8. Select “Windows NT/2k/XP/2003” from the drop-down list, and type a name for the entry.
9. Click the “Add Entry” and “Save” buttons, and you are done!
Besides the simple method outlined above, more advanced ways to achieve the same result exist too. If you have two hard disks, then you could install WinXP to the second HDD and edit the XP bootloader to add Vista.
If you have two primary partitions on your HDD, then install Vista to the first one and XP to the second one; make the respective partition active during install, so that both the boot loaders are independent from each other; and whenever you want to boot into the other OS, set it active using a tool like diskpart or Partition Magic.
Of course, in case your laptop came with a Vista install DVD, the easiest way to run both together might be to install XP first, and then Vista on another partition.
Solutions to potential issues
You do need to take some pre-cautions to ensure that your experience is smooth. If any partitions need to be created or re-sized, preferably do so using a tool like PartEd Magic (found on this month’s DVD), for maximum compatibility with all OSes.
If your XP setup cannot ‘see’ the hard-disk, then you need to integrate SATA controller drivers; refer to PC World (March 2008, page 89) for detailed instructions. Keep your Vista DVD handy, just in case something goes wrong.
To restore an existing Vista installation from HDD, back to normal loading and operation, boot from your Vista DVD, choose “Repair your computer” and click “Startup Repair”. This will re-create Vista’s boot information.
Upgrade Your Laptop in 15 min
If your laptop is showing signs of aging, struggling to run newer operating systems like Windows Vista or simply running out of storage space, don’t throw it away just yet.
Adding more memory (RAM) and upgrading storage space (hard disk) can offer a considerable boost at a fraction of the cost. An upgrade from 512MB to 2GB of memory along with a hard drive upgrade from 40GB to 80GB would just cost you US$124 including taxes!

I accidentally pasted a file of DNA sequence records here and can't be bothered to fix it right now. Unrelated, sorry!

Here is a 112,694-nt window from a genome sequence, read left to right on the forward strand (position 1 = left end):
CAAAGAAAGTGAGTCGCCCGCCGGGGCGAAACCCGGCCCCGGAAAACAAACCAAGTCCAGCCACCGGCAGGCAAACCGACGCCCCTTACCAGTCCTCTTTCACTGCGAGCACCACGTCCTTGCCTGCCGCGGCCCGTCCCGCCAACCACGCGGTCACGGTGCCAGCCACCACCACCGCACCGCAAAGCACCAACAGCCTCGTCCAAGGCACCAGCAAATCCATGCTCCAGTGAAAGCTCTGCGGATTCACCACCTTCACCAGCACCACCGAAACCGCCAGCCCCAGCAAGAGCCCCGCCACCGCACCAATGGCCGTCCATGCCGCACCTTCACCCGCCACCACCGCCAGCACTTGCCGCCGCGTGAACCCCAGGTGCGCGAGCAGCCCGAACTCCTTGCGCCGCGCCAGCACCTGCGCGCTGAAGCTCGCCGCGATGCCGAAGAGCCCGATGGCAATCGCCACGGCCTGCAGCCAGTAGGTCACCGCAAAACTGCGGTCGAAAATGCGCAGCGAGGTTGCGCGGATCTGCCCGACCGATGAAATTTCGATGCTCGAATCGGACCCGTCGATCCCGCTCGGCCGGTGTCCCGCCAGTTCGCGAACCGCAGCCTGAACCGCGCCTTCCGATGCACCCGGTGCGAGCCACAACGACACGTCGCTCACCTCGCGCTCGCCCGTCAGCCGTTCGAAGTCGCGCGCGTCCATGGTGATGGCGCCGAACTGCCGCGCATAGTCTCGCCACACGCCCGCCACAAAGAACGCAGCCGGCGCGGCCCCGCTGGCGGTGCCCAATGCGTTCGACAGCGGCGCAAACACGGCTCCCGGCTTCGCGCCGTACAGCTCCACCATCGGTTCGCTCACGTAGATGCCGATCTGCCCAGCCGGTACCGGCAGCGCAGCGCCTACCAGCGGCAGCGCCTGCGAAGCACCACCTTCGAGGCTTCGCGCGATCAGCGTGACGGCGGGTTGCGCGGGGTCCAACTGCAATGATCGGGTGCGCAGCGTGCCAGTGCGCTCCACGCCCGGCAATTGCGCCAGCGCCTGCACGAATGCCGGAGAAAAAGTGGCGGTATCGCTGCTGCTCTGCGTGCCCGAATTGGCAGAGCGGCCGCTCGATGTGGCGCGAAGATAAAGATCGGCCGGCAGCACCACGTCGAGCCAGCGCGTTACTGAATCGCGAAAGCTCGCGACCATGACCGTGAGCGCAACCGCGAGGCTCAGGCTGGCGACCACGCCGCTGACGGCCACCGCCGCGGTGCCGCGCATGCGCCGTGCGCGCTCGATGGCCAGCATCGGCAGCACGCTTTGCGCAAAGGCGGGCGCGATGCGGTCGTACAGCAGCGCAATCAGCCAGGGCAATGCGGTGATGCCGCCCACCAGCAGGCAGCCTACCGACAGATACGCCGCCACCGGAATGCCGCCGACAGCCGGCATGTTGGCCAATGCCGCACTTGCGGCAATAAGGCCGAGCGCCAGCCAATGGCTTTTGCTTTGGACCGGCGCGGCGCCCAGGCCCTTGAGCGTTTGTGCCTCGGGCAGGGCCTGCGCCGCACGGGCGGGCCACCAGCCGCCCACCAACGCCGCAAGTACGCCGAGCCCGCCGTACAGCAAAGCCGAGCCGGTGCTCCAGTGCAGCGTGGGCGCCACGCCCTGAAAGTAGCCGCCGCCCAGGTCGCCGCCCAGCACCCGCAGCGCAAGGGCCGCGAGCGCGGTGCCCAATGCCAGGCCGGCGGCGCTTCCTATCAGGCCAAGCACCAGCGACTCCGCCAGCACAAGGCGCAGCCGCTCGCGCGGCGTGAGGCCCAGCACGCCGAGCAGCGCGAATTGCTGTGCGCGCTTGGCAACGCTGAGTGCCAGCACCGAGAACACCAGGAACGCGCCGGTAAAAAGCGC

Before taking up the upgrade, you need to first buy the new components that will replace the old ones. To ensure that the new memory and drive that you buy are compatible with your laptop, you will have to research or go back to the laptop specifications sheet to find out the type of memory that your laptop uses (DDR or DDR2) and the supported speeds in MHz.
In case of hard drive upgrades, the drive interface for your laptop should be known before you buy a hard drive. Laptops sold in the past 18 months mostly offer the newer SATA (Serial ATA) interface. While older laptops offer IDE interface, do ascertain the drive interface of your laptop to ensure you buy the right drive for the laptop.
Do remember to ask for laptop memory and drives when you go shopping for them, and don’t confuse them with their desktop counterparts.
They are totally different and cannot be interchanged.
To upgrade memory or hard drive of your laptop, all you need to do is flip it, open the four screws with a screw driver and replace the memory chip and hard drive. And yes, it is actually as easy as we have made it sound here. The following step-by-step approach below will make you run to the local hardware store and buy those goodies for a zippy laptop upgrade!
1. Before you start with the upgrade do ensure that the laptop is powered off and the charger is unplugged from the laptop. It is even advisable to remove the battery pack if possible to ensure absolute safety.
Now flip the laptop on its back and locate the memory and hard drive panels. They are mostly marked by logos or signs that represent memory and hard drive (storage). You will need a screw driver to open the panel for accessing the drive and memory.
2. Once you are able to remove the panel, you will be able to access the memory slots (banks). Release the side latch to uninstall the existing memory module; once the latch is unlocked the memory modules should come out easily.
3. To install the new memory module, simply hold the module almost perpendicular to the laptop and slide it in, keeping the memory module notch in alignment to the memory slot.
Then press the module downwards, so that it locks securely in the slot with the two latches holding the memory module with a “click”, indicating a proper install. Once done, simply lock the panel back and your RAM upgrade is complete!
4. To upgrade your laptop hard drive, locate and open the hard drive panel of the laptop first. You will find a hard drive enclosed in a cage that is attached to the laptop. Slide the cage backwards to unlock the cage, releasing it from the laptop. Once the cage is separated, simply unscrew the drive from the cage to release the hard drive.
Slide in the new drive, attach the cage to it and slide the cage back into the same space shown in the image. Close the drive panel and put the screws back on to complete the upgrade.